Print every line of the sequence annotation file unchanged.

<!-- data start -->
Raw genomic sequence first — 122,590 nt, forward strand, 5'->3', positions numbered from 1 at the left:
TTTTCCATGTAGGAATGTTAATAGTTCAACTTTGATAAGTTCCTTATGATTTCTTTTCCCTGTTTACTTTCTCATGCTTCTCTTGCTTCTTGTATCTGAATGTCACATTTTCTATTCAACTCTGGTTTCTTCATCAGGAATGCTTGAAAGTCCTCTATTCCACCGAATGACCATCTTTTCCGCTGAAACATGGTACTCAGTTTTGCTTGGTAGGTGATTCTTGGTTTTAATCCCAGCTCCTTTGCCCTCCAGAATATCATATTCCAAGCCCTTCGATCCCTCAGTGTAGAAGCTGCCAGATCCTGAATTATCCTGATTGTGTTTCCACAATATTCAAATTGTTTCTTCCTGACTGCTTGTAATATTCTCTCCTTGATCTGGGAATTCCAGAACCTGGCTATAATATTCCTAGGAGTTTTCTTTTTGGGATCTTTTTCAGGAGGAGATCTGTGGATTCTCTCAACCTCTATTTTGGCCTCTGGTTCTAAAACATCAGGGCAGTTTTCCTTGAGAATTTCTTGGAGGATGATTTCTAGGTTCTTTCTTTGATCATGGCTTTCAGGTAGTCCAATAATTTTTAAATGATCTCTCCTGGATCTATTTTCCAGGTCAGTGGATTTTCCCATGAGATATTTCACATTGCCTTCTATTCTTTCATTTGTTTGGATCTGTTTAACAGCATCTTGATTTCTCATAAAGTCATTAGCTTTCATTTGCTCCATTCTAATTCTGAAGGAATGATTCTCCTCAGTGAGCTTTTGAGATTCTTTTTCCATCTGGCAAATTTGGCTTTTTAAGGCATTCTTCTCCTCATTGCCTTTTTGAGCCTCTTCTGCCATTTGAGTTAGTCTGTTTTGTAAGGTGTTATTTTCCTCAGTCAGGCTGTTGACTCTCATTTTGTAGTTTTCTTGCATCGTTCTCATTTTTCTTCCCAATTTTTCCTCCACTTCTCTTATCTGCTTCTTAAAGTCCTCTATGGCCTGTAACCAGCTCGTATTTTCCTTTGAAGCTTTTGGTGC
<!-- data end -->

Raw genomic sequence first — 122,590 nt, forward strand, 5'->3', positions numbered from 1 at the left:
TTTTCCATGTAGGAATGTTAATAGTTCAACTTTGATAAGTTCCTTATGATTTCTTTTCCCTGTTTACTTTCTCATGCTTCTCTTGCTTCTTGTATCTGAATGTCACATTTTCTATTCAACTCTGGTTTCTTCATCAGGAATGCTTGAAAGTCCTCTATTCCACCGAATGACCATCTTTTCCGCTGAAACATGGTACTCAGTTTTGCTTGGTAGGTGATTCTTGGTTTTAATCCCAGCTCCTTTGCCCTCCAGAATATCATATTCCAAGCCCTTCGATCCCTCAGTGTAGAAGCTGCCAGATCCTGAATTATCCTGATTGTGTTTCCACAATATTCAAATTGTTTCTTCCTGACTGCTTGTAATATTCTCTCCTTGATCTGGGAATTCCAGAACCTGGCTATAATATTCCTAGGAGTTTTCTTTTTGGGATCTTTTTCAGGAGGAGATCTGTGGATTCTCTCAACCTCTATTTTGGCCTCTGGTTCTAAAACATCAGGGCAGTTTTCCTTGAGAATTTCTTGGAGGATGATTTCTAGGTTCTTTCTTTGATCATGGCTTTCAGGTAGTCCAATAATTTTTAAATGATCTCTCCTGGATCTATTTTCCAGGTCAGTGGATTTTCCCATGAGATATTTCACATTGCCTTCTATTCTTTCATTTGTTTGGATCTGTTTAACAGCATCTTGATTTCTCATAAAGTCATTAGCTTTCATTTGCTCCATTCTAATTCTGAAGGAATGATTCTCCTCAGTGAGCTTTTGAGATTCTTTTTCCATCTGGCAAATTTGGCTTTTTAAGGCATTCTTCTCCTCATTGCCTTTTTGAGCCTCTTCTGCCATTTGAGTTAGTCTGTTTTGTAAGGTGTTATTTTCCTCAGTCAGGCTGTTGACTCTCATTTTGTAGTTTTCTTGCATCGTTCTCATTTTTCTTCCCAATTTTTCCTCCACTTCTCTTATCTGCTTCTTAAAGTCCTCTATGGCCTGTAACCAGCTCGTATTTTCCTTTGAAGCTTTTGGTGC